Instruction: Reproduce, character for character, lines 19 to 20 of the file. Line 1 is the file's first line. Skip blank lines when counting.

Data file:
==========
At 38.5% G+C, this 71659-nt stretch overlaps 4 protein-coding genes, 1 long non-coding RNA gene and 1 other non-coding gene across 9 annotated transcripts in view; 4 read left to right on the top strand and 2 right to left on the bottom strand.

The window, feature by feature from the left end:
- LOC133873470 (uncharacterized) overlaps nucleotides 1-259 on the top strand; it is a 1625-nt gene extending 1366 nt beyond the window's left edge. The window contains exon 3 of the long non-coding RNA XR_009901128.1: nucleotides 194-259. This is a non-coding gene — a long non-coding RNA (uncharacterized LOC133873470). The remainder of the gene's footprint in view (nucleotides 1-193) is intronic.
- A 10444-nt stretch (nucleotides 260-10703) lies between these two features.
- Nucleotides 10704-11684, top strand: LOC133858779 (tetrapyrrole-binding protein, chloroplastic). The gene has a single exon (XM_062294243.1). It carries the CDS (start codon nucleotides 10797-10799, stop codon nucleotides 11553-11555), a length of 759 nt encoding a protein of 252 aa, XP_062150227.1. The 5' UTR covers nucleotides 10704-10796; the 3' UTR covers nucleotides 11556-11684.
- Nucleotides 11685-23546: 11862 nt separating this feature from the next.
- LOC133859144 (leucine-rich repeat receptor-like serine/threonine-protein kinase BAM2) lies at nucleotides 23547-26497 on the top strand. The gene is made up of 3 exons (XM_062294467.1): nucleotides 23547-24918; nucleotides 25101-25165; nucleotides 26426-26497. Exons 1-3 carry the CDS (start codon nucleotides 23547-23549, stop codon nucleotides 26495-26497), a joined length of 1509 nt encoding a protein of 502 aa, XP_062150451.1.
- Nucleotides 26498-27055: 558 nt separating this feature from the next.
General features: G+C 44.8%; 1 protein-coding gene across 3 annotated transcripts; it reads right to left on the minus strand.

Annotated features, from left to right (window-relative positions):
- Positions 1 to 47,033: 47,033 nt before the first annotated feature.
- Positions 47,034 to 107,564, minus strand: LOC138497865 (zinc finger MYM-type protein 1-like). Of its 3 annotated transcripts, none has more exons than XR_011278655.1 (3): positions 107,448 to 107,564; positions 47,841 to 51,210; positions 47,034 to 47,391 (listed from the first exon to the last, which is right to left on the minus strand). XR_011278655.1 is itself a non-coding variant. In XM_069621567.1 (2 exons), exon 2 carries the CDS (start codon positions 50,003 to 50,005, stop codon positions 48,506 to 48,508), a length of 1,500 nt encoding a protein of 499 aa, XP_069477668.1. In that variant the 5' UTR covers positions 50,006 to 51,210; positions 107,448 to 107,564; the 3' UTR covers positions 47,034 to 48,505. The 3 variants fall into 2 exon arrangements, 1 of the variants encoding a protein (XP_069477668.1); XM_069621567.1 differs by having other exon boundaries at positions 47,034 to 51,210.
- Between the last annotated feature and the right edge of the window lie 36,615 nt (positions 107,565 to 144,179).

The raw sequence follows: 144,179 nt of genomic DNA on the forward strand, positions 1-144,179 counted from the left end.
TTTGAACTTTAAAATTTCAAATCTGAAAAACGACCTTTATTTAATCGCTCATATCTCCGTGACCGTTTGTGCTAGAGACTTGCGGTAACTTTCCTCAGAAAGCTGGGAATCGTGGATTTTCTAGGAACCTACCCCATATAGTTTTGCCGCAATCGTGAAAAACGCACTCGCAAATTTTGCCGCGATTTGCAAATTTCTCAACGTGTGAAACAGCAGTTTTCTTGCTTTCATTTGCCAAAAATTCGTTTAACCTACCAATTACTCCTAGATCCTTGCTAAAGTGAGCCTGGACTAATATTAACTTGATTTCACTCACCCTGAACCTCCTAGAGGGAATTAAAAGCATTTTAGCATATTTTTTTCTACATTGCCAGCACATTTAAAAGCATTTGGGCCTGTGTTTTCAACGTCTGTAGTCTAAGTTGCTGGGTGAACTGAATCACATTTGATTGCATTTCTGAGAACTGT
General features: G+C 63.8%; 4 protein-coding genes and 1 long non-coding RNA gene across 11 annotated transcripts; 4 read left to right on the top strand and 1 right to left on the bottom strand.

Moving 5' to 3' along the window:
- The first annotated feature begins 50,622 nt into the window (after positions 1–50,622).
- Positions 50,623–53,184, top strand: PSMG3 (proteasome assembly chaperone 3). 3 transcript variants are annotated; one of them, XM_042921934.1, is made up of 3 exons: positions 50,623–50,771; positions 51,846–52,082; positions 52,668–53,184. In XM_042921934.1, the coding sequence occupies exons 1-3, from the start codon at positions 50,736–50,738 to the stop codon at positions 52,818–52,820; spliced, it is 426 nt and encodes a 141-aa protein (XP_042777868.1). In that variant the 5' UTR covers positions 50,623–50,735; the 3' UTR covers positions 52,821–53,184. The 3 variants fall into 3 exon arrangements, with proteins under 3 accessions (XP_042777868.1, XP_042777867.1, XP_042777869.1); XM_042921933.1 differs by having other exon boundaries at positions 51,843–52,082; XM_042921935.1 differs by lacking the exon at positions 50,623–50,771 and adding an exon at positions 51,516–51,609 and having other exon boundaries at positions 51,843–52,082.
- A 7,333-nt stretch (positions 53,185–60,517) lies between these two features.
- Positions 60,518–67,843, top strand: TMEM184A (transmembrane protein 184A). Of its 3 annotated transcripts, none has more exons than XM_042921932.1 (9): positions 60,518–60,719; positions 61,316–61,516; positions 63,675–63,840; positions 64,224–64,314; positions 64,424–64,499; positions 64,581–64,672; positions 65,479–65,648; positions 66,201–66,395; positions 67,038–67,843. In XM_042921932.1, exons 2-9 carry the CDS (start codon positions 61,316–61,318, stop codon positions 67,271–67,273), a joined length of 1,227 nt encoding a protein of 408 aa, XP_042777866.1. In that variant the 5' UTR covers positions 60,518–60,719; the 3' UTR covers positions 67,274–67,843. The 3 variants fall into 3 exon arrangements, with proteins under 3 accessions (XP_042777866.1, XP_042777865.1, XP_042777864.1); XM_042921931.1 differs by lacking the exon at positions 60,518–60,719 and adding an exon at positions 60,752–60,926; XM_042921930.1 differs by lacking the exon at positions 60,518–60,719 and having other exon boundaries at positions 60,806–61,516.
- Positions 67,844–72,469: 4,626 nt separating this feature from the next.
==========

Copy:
- Positions 50,623–53,184, top strand: PSMG3 (proteasome assembly chaperone 3). 3 transcript variants are annotated; one of them, XM_042921934.1, is made up of 3 exons: positions 50,623–50,771; positions 51,846–52,082; positions 52,668–53,184. In XM_042921934.1, the coding sequence occupies exons 1-3, from the start codon at positions 50,736–50,738 to the stop codon at positions 52,818–52,820; spliced, it is 426 nt and encodes a 141-aa protein (XP_042777868.1). In that variant the 5' UTR covers positions 50,623–50,735; the 3' UTR covers positions 52,821–53,184. The 3 variants fall into 3 exon arrangements, with proteins under 3 accessions (XP_042777868.1, XP_042777867.1, XP_042777869.1); XM_042921933.1 differs by having other exon boundaries at positions 51,843–52,082; XM_042921935.1 differs by lacking the exon at positions 50,623–50,771 and adding an exon at positions 51,516–51,609 and having other exon boundaries at positions 51,843–52,082.
- A 7,333-nt stretch (positions 53,185–60,517) lies between these two features.